The word “Yoma” means simply “the day” and this hints to the significance of Yom Kippur. It is an annual opportunity for the entire community of Israel to perform teshuvah (repentance) and bring themselves into right relationship with God and one another. The awesome potential this day holds cannot be overstated. When the Jewish people has squandered its relationship to God it becomes lost and in grave danger. By coming back into divine favor, the people stand to flourish. Yom Kippur is therefore literally a matter of life and death.
The basis for the Yom Kippur ritual, as exposited by the Talmud, is Leviticus 16, which describes an expiation ritual that Aaron, the first high priest, performed after his two sons committed a sin so heinous that God smote them. It involves the sacrifice of a bull and two goats, one of which is offered as a sin offering while the other is given “to Azazel.” (The tractate discusses who or what Azazel might be.) It also involves offering burning incense and the blood of those sacrifices inside the Holy of Holies, the most sacred chamber of the Temple, which is entered only on Yom Kippur and only by the high priest.
Yom Kippur is arguably the most ahistorical of the Jewish holidays. It does not relive a grand moment from the past like the Exodus from Egypt (Passover), the revelation at Sinai (Shavuot), narrow escape from genocide (Purim), purification and rededication of the Temple (Hanukkah), or the creation of the world (Rosh Hashanah). Nor does it commemorate a communal tragedy (Tisha B’Av). It’s not even an obscure tax deadline turned festival (Tu Bishvat). Though Yom Kippur perhaps began when Aaron first made expiation for the sins of his sons, Yom Kippur is not liturgically tied to an historical event. It falls on neither the new moon nor the full moon, like most other Jewish celebrations, but on the tenth of the lunar month. It always looks forward, from the present moment to the coming year.
What makes Yom Kippur remarkable is the idea that on this one day each year the Jewish people should muster all the sanctity it can to inspire God’s favor. This was accomplished by what Rabbi Adin Steinstaltz refers to as a confluence of three kinds of sacredness: person, place and time. On this most sacred of sacred days (Yom Kippur is called Shabbat Shabbaton, the Sabbath of Sabbaths) the high priest (the most sacred of sacred officials) enters the Holy of Holies (the most sacred space in the Temple and therefore the world). There, under the prospect of great danger, he performs the rituals that will atone for the entire community.
Tractate Yoma is a guide to this ritual. Its focus is predominantly on the high priest and his duties for that day. In the first chapter, we learn how the high priest spends a full week preparing for this duty, including careful training, and what contingencies are drawn up in case he is unable to perform this awesome task. In the second and third chapters, the Talmud pivots to ordinary tasks that were performed every day in the Temple, including Yom Kippur, and the lottery that was used to assign priests to these tasks. In chapter four, the Talmud begins to delve into the special services just for Yom Kippur. This starts with the selection of two goats, one of which will become a sin offering and the other designated for Azazel and sent off into the wilderness. Which goat is assigned to which fate is determined by a lottery, as described in detail. This chapter also deals with the sacrifice of the bull and collecting coals for incense and transporting them to the Holy of Holies.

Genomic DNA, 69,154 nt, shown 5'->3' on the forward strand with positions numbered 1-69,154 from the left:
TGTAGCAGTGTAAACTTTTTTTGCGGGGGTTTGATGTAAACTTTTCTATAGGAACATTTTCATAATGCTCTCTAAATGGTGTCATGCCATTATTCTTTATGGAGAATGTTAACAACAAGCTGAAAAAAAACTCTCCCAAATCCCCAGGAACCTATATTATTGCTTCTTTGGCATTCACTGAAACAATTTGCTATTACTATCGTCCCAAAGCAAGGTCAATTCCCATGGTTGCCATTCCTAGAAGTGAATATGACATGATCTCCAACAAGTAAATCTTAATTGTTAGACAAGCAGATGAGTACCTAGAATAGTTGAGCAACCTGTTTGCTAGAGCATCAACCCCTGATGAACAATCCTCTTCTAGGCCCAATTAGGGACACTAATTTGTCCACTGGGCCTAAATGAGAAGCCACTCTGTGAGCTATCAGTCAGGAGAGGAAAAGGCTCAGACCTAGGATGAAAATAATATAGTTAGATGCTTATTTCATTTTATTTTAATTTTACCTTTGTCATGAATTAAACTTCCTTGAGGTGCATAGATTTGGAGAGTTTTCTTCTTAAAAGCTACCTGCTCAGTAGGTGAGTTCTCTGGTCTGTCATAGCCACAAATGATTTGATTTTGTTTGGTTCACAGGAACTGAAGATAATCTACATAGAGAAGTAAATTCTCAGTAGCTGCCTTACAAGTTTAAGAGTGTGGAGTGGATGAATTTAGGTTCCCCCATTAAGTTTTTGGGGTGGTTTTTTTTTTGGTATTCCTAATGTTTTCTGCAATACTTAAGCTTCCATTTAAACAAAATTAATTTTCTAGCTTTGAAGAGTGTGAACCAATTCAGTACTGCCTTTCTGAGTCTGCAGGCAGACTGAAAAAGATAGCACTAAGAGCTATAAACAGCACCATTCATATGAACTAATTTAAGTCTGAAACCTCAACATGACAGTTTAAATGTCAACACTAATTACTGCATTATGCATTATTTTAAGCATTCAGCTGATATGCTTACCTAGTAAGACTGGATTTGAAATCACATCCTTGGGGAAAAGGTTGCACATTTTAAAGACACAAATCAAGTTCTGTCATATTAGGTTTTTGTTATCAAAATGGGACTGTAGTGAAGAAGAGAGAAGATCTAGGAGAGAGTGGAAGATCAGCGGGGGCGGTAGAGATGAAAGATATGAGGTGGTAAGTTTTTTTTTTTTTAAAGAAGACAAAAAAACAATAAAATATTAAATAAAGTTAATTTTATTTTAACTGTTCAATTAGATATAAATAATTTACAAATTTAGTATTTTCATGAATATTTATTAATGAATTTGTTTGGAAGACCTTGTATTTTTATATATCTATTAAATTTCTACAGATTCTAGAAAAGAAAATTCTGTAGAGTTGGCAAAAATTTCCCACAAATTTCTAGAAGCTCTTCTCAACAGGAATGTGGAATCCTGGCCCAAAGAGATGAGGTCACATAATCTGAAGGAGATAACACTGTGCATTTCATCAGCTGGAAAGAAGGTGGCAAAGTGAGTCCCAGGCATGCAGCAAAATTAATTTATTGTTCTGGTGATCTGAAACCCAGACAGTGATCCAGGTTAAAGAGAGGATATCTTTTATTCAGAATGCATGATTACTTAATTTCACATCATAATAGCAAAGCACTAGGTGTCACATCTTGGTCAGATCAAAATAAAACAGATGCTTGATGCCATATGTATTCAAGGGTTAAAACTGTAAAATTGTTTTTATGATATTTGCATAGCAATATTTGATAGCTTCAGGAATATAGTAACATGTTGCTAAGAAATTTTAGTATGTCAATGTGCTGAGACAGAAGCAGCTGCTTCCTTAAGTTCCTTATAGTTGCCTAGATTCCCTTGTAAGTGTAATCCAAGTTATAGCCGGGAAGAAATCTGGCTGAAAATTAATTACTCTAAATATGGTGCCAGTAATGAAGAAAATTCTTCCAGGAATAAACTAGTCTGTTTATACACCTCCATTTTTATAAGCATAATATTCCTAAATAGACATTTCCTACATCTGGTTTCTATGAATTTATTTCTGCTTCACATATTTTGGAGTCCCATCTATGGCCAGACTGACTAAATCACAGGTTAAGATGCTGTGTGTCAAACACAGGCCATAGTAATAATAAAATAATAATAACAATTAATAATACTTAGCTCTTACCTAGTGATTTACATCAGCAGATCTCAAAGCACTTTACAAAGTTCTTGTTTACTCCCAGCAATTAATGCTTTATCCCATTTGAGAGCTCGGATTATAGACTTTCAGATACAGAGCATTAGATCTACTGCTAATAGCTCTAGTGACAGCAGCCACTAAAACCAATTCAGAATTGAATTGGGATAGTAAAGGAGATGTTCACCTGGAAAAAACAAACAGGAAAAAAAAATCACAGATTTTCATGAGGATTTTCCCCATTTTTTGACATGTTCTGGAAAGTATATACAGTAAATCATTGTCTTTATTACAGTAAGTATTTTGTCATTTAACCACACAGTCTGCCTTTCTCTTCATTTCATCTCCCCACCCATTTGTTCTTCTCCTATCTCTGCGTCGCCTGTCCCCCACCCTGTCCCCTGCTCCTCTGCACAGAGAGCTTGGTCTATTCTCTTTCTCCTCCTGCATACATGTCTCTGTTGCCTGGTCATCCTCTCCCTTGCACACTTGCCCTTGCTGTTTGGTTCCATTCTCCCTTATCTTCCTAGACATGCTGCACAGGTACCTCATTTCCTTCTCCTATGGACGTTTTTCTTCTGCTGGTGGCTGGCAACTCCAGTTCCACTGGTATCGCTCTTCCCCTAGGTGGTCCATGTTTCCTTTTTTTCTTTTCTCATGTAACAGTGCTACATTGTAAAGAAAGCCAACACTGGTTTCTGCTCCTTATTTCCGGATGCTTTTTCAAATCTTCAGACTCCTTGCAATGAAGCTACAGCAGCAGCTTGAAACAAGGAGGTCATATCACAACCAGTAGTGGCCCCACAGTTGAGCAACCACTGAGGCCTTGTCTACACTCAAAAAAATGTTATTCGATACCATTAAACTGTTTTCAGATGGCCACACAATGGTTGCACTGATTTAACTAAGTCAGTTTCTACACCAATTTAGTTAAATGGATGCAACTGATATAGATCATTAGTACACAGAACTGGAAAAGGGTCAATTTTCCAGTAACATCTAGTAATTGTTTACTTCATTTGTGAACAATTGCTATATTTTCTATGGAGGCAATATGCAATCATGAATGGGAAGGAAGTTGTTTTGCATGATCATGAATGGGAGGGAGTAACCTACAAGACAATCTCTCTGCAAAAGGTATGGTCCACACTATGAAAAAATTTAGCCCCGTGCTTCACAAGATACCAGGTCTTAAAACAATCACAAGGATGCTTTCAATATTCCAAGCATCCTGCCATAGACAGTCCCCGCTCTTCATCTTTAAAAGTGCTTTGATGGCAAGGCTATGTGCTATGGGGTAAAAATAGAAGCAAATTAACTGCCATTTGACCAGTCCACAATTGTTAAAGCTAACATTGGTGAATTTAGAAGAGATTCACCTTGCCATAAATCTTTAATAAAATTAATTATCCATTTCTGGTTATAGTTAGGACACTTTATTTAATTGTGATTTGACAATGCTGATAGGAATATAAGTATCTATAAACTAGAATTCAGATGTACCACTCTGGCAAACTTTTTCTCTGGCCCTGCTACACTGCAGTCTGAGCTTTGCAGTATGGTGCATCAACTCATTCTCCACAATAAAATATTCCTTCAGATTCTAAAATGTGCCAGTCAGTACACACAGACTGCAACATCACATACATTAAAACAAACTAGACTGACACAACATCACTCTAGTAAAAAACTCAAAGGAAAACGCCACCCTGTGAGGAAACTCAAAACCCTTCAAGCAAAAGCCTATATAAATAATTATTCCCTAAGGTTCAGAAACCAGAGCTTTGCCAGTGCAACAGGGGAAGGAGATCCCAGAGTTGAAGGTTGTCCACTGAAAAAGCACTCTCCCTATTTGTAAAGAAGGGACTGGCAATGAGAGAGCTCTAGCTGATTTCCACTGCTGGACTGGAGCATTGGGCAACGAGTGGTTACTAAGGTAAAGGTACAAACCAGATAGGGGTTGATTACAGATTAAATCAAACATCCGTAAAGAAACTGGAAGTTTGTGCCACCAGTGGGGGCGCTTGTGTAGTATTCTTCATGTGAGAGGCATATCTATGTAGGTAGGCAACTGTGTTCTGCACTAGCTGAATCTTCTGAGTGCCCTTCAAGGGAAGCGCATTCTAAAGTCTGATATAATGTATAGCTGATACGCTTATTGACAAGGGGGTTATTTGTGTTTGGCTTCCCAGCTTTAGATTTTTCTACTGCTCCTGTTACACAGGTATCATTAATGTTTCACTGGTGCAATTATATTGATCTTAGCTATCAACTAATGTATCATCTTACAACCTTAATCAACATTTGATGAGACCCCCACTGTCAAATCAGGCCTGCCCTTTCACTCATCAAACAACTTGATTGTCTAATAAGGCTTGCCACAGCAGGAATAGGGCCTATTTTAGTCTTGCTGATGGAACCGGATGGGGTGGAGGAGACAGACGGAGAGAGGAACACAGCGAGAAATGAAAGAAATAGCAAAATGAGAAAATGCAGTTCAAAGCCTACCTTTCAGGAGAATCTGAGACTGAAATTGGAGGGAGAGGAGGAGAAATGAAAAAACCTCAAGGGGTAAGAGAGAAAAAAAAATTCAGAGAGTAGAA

Chapter five brings us deeper into the Holy of Holies, discussing the way that the high priest offered incense and sprinkled the blood in that chamber. The rabbis explain what was found there. In the First Temple, the Holy of Holies housed the ark of the covenant, which was lost by the time of the Second Temple — this Holy of Holies had only a foundation stone. In addition to offering incense, the high priest sprinkles blood (what some scholars refer to as “sacred detergent” because it cleans and purifies) from the Yom Kippur sacrifices.
In chapter six, we return to the laws of the scapegoat which is ultimately sent into the wilderness. Chapter seven deals with public Torah reading on Yom Kippur and other sacrifices brought that day as well as the high priest’s ritual immersions and garment changes throughout the festival.
In the eighth and final chapter, the tractate finally broadens its focus from the high priest and the all-important Temple ritual to consider mitzvot of Yom Kippur relevant to all Jewish people. In particular, work is forbidden and people are supposed to afflict themselves on this day. The rabbis understand “self affliction” to mean fasting from food and drink as well as abstention from such comforts as wearing leather, bathing, anointing with oils and sex. This chapter also considers the effectiveness of the Yom Kippur ritual, broadly concluding that personal repentance is necessary in addition to the once-a-year sacrificial rites. To that end, five recitations of the Amidah, the central prayer of Judaism, are prescribed for this day (ordinarily there are three) as well as repeated communal confessions.
Yom Kippur, as described in this tractate, was a monumental tas, particularly for the high priest representing the people but also for all people required to participate in true self-affliction and teshuvah. But the payoffs were extraordinary — a clean slate with the Almighty and the promise of another year of life.